Since Friday's 24-hour rail strike, British Rail has cut off a financial lifeline to the industry's biggest union, the RMT, by abolishing the system of deducting subscriptions automatically from pay. The 'check-off' arrangement was withdrawn by British Coal two weeks ago, and the National Union of Mineworkers is already having difficulty in persuading members to pay.
As a result, the subscriptions of nearly 100,000 workers have been put in jeopardy at a time when the two unions face severe financial problems. Some union officials believe that other employers are sure to use the tactic. If they do, up to one-third of the movement's income, covering two million workers, could be at risk.
Nalgo, the local-government union, has lost about a quarter of its members at the Conservative-controlled Wandsworth council, in south London, since the arrangement was abolished. Other councils are adopting the policy and some financial, print and construction companies have followed suit.
The RMT receives pounds 500,000 a month through check-off. Now union activists will have to devote valuable time and effort to collecting dues individually. While check-off was a relatively painless deduction from wages, workers often refuse to hand cash to union officials.
Unions feel employers are taking their lead from a Government bill which proposes tighter rules for check-off. Unions believe ministers 'have sown a seed' in employers' minds.
Check-off became popularabout 30 years ago, despite left-wingers' claims that workers were handing companies a potent weapon. The TUC estimates that about six million workers - 85 per cent of union members - pay subscriptions by this method.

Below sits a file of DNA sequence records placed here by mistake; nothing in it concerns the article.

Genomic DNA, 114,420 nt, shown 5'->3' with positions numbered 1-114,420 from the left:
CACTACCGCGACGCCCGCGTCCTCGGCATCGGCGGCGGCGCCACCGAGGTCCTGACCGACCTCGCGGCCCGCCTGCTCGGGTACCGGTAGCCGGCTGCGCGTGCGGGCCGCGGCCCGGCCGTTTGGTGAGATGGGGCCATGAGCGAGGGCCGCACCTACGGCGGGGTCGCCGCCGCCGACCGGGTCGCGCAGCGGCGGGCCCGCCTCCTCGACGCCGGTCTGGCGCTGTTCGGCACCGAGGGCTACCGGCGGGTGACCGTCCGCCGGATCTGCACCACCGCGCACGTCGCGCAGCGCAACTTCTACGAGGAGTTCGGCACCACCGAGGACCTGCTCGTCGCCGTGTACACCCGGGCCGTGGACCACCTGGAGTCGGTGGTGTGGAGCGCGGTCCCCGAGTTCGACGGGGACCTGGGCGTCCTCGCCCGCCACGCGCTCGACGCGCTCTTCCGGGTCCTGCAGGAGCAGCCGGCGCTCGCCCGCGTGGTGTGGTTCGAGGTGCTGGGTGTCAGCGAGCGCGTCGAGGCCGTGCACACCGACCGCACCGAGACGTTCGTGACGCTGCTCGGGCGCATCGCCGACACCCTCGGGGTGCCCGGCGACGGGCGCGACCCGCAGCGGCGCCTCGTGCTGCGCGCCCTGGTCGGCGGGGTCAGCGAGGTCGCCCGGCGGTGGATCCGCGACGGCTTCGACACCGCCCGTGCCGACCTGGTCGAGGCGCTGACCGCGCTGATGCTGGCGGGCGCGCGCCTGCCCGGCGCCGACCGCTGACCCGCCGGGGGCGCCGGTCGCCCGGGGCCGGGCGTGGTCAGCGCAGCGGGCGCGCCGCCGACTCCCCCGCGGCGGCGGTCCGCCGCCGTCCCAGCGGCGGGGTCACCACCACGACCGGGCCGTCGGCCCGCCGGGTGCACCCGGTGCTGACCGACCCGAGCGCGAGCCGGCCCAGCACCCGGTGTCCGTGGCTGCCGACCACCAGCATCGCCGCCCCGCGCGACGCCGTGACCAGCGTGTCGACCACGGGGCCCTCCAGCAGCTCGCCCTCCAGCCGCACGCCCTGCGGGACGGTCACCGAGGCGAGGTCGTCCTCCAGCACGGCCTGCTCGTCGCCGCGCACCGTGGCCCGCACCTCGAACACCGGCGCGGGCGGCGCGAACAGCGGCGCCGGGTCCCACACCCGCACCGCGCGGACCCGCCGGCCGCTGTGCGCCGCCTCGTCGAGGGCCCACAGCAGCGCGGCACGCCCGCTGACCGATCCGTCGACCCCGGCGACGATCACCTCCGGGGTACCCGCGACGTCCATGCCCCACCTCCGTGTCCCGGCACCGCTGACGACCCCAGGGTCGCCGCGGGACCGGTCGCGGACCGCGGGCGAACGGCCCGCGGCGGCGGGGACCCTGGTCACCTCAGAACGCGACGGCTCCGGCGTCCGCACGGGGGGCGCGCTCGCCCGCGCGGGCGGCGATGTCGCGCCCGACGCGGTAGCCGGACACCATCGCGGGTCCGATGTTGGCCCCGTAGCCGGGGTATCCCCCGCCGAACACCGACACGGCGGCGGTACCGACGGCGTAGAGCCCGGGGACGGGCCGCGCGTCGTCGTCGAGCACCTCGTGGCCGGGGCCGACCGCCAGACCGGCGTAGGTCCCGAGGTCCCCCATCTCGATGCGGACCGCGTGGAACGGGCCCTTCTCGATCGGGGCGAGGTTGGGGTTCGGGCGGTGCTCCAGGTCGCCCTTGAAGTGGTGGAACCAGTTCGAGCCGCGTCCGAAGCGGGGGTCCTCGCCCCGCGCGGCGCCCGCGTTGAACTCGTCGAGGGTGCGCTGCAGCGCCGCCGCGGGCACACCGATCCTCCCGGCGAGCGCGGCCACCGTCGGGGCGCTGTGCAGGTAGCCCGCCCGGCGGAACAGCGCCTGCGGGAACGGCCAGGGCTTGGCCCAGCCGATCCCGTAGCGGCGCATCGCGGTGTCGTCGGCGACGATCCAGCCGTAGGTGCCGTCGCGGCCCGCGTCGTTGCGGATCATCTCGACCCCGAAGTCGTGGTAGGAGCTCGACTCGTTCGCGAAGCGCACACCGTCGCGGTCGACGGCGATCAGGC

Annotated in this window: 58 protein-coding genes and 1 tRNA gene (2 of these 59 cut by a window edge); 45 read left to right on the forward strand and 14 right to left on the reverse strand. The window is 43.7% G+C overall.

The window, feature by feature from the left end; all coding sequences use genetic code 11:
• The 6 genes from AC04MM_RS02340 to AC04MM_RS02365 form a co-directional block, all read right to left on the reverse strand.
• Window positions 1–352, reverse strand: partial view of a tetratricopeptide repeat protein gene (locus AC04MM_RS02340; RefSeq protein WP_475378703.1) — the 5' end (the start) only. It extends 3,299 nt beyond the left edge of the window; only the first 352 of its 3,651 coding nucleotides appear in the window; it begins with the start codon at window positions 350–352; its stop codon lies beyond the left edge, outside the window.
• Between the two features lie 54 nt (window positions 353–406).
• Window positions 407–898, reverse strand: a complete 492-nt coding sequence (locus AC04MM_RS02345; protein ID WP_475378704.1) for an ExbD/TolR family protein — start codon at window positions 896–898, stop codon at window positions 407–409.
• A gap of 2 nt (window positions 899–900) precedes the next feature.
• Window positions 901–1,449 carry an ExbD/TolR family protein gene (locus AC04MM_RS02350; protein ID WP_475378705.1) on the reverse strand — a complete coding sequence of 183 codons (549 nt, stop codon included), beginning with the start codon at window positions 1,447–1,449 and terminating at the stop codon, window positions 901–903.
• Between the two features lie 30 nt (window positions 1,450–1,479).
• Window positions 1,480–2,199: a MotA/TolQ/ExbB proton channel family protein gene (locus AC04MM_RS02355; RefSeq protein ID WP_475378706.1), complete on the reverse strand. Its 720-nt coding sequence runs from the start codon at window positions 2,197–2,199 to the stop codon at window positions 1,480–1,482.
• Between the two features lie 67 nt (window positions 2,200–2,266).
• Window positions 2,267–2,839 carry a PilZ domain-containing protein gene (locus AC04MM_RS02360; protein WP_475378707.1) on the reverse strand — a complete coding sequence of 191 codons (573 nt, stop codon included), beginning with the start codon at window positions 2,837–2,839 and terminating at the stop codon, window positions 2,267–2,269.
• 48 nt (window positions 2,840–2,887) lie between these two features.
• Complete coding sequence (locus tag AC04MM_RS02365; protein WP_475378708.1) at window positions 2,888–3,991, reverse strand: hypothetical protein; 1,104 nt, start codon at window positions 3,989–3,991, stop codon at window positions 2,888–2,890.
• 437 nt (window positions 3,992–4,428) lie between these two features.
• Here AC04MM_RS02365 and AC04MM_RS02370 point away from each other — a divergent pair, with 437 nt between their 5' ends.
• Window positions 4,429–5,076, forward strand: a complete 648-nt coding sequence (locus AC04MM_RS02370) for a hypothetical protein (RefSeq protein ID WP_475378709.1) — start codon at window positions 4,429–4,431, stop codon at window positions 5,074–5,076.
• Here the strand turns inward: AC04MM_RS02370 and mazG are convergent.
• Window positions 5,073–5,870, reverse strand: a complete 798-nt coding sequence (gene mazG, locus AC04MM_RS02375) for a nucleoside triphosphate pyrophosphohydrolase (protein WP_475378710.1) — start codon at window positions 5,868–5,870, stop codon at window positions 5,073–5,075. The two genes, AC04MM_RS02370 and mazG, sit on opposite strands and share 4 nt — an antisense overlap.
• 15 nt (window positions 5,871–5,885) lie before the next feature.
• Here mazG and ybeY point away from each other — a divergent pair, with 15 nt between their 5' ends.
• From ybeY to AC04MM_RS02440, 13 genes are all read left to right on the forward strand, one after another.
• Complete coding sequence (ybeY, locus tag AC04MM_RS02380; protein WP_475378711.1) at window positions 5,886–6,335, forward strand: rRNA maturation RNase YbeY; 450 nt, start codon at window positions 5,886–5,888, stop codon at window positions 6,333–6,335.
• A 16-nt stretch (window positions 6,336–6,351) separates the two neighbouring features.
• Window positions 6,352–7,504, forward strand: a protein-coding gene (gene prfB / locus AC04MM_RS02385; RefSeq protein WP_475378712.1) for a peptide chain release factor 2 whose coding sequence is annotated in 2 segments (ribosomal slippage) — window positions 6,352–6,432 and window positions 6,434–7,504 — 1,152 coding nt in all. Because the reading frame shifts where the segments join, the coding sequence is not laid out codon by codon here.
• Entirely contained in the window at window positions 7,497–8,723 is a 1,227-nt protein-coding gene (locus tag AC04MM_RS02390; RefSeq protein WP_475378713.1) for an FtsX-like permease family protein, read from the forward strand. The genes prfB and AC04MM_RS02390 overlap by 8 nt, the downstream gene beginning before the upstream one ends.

The abandonment of check-off by British Rail is helping to force the RMT back to the negotiating table this week in an attempt to solve the dispute over redundancies which has led to two Friday strikes. A BR spokesman said yesterday that the union was desperate for negotiations because it was losing public support. The comment followed a letter on Friday from Sir Bob Reid, the BR chairman, which the union said provided the basis for negotiation.
BR management argued yesterday that there was nothing new in the letter, sent to John Prescott, Labour's transport spokesman. The union was simply using it as a ploy to get back into talks.
The BR spokesman said: 'The union is clutching at straws because they know they're not getting anywhere. We're taking a very strong view of this. Their demands will not be met.'
He said the union should be aware that a third 24-hour stoppage would be extremely damaging, and that any remaining public support would evaporate. The RMT executive meets tomorrow, while the 16,000-strong train drivers' union, Aslef, is expected to resume negotiations tomorrow after management assurances over bargaining before privatisation.
An official of the 67,000-strong RMT said yesterday that BR was simply acting tough while extending an olive branch. Sir Bob's letter meant that both sides were 'inching towards a settlement', because it served to clarify points made in a letter to the union on Thursday, which came too late to stop the strike.
Sir Bob's letter said there were 'no plans for any compulsory redundancies' or for 'a major extension of the use of contractors in the area of track maintenance during the next couple of years'. That provided the basis for fresh negotiations, the RMT official said.
John Smith, the Labour leader, will give measured backing to the rail unions this week in a speech at the Scottish Trades Union Congress designed to reassure trade unionists of the strength of their links with the Opposition. In what will be his first comments on the dispute Mr Smith is expected to call for it to go to the Advisory, Conciliation and Arbitration Service.Reuse content